NASA Telescopes Discover Coldest ‘Brown Dwarf’ Ever Known In Sun’s Neighborhood

 @KukilBora on April 26 2014 11:31 AM
brown-dwarf
This artist's conception shows the object named WISE J085510.83-071442.5, the coldest known brown dwarf. This cool star-like body is as frosty as the North Pole. It is also the fourth closest system to our sun, at 7.2 light-years from Earth. Penn State University/NASA/JPL-Caltech

Astronomers have used NASA’s Wide-field Infrared Survey Explorer, or WISE, and the Spitzer Space Telescope to discover a new star-like body that's “as frosty as Earth's North Pole,” the space agency announced Friday.

The object, which is categorized as the coldest “brown dwarf” ever known, is named WISE J085510.83-071442.5. According to scientists, the images from the space telescopes also revealed that star-like body is 7.2 light-years away from Earth, making it the fourth-closest system to the sun.

"It's very exciting to discover a new neighbor of our solar system," Kevin Luhman, an astronomer at Pennsylvania State University, said in a statement. "And given its extreme temperature, it should tell us a lot about the atmospheres of planets, which often have similarly cold temperatures."

Although brown dwarfs start their lives like stars, they lack the mass to burn nuclear fuel and radiate starlight. The newly discovered brown dwarf has a temperature between minus 54 and 9 degrees Fahrenheit (minus 48 to minus 13 degrees Celsius), compared to previous record-holders for coldest brown dwarfs that were about room temperature, scientists said.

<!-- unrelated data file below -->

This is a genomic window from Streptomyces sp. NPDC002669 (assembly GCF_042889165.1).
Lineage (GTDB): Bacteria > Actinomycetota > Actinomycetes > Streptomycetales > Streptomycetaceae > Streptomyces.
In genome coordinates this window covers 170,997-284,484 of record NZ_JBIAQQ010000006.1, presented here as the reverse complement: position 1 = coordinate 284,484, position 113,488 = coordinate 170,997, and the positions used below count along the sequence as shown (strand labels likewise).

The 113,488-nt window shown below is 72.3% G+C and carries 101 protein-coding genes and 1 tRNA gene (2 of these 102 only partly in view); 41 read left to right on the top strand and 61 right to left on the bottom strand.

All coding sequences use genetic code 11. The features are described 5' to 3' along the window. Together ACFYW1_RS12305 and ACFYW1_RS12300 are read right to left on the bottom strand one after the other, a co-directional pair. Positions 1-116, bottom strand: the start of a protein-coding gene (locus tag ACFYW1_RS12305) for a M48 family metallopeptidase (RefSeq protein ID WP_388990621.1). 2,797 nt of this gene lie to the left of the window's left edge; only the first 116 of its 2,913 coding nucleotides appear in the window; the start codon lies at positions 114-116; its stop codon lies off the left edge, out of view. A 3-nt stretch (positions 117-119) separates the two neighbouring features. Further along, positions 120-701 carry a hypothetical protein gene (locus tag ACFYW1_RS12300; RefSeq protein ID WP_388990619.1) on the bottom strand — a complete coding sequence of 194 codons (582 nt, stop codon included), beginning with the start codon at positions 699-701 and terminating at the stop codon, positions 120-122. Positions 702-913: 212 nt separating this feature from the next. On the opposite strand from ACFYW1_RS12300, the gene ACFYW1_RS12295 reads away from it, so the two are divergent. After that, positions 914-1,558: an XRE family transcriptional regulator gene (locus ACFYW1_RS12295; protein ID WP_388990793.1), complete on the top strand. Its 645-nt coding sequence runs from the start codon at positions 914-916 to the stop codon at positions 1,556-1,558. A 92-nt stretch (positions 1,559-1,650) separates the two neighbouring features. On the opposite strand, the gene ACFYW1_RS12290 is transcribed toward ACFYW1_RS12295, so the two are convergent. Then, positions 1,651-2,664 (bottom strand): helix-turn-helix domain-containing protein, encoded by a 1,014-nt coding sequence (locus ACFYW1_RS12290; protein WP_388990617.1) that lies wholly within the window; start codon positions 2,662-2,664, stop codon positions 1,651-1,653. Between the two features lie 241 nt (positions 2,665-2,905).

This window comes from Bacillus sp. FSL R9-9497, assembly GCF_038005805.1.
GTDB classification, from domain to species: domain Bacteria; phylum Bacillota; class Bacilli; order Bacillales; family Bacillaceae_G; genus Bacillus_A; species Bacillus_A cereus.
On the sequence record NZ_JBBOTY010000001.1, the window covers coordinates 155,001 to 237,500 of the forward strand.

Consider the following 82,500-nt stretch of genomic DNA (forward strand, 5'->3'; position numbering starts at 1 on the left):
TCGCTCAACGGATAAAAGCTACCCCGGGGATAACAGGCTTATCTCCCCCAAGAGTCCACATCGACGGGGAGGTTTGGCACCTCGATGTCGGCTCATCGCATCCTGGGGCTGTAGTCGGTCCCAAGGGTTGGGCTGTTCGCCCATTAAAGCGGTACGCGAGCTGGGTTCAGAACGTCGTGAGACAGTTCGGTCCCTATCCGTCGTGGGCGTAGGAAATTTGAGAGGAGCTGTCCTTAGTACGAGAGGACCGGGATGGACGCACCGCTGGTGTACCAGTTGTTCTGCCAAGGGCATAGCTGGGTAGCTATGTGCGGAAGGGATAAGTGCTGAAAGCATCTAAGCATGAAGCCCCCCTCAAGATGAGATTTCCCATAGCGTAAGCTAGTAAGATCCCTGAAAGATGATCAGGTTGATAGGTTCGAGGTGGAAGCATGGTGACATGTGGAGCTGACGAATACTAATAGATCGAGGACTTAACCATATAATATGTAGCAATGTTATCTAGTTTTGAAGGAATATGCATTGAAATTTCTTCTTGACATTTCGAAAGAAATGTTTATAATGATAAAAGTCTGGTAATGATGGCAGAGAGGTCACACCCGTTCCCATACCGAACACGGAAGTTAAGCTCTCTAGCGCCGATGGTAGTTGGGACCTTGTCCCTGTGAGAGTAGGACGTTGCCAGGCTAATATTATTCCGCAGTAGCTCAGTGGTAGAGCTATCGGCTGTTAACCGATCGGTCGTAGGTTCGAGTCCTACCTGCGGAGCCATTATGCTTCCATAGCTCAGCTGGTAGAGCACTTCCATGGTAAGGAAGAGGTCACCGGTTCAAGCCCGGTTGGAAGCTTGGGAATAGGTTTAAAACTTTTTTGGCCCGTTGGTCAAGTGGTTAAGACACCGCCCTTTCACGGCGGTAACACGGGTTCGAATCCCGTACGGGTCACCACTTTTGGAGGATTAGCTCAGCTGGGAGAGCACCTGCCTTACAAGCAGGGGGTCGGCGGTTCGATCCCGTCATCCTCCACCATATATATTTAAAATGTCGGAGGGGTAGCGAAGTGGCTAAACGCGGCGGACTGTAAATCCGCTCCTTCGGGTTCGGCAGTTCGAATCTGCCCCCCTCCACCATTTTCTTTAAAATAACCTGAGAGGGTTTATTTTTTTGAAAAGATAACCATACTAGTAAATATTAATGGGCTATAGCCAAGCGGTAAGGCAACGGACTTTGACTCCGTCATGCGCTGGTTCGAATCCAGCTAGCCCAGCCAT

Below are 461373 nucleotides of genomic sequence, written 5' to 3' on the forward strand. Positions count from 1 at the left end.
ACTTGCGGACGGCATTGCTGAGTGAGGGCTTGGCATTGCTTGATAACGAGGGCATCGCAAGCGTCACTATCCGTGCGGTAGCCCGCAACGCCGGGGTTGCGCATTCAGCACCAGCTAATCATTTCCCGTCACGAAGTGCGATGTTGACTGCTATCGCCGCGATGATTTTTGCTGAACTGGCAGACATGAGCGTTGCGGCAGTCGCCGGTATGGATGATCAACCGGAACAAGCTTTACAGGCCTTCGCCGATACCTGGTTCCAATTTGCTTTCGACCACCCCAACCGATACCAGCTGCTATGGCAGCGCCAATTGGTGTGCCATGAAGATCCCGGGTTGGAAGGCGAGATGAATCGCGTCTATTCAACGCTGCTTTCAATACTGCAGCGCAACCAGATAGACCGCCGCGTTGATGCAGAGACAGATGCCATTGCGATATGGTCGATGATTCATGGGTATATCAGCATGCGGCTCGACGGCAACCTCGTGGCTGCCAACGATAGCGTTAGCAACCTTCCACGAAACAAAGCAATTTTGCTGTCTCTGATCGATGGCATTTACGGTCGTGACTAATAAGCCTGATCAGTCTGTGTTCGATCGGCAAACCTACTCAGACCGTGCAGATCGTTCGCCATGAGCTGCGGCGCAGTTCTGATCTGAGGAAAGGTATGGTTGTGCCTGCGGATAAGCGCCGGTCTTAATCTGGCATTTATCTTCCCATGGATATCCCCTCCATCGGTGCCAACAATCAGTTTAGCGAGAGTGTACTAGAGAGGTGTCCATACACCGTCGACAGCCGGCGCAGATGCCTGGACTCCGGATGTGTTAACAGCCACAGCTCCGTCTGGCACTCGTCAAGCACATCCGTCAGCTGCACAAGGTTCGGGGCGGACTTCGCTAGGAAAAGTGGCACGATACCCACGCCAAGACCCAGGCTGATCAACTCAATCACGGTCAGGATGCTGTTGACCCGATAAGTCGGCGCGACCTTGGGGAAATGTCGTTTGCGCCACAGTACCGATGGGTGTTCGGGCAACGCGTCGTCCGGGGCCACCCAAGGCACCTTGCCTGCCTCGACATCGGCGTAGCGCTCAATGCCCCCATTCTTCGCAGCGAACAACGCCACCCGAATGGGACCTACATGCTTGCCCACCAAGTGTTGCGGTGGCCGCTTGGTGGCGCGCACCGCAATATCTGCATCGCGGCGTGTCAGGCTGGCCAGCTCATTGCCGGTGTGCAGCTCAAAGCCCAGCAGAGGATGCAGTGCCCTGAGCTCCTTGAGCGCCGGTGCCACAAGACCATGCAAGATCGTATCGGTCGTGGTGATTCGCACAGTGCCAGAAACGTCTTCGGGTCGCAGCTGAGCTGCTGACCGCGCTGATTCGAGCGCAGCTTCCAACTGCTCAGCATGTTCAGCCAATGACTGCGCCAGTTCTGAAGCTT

The new brown dwarf, which can be invisible when viewed by visible-light telescopes, appeared to be moving very fast in the WISE data, leading astronomers to believe that there was something unusual about the object.

After noticing the fast motion of WISE J085510.83-071442.5 in March 2013, Luhman analyzed additional images taken with the Spitzer and the Gemini South telescope on Cerro Pachon in Chile to determine the temperature of the brown dwarf.

On the other hand, combined detections from WISE and Spitzer, taken from different positions around the sun, helped astronomers measure the object’s distance through the parallax effect.

“This is the same principle that explains why your finger, when held out right in front of you, appears to jump from side to side when you alternate left- and right-eye views,” NASA said.

In March 2013, Luhman used WISE data to uncover a pair of much warmer brown dwarfs at a distance of 6.5 light years from Earth, making that system the third closest to the sun.

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